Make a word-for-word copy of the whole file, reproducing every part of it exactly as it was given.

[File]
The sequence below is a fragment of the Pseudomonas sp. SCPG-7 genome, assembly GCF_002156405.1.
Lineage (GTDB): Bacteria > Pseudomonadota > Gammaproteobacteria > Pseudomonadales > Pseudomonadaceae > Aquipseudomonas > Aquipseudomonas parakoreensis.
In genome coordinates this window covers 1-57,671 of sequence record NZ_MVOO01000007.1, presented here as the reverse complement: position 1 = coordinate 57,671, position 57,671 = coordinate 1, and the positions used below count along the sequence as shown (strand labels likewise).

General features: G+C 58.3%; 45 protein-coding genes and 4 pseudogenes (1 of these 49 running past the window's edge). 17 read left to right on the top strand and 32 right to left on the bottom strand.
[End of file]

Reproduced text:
The sequence below is a fragment of the Pseudomonas sp. SCPG-7 genome, assembly GCF_002156405.1.
Lineage (GTDB): Bacteria > Pseudomonadota > Gammaproteobacteria > Pseudomonadales > Pseudomonadaceae > Aquipseudomonas > Aquipseudomonas parakoreensis.
In genome coordinates this window covers 1-57,671 of sequence record NZ_MVOO01000007.1, presented here as the reverse complement: position 1 = coordinate 57,671, position 57,671 = coordinate 1, and the positions used below count along the sequence as shown (strand labels likewise).

General features: G+C 58.3%; 45 protein-coding genes and 4 pseudogenes (1 of these 49 running past the window's edge). 17 read left to right on the top strand and 32 right to left on the bottom strand.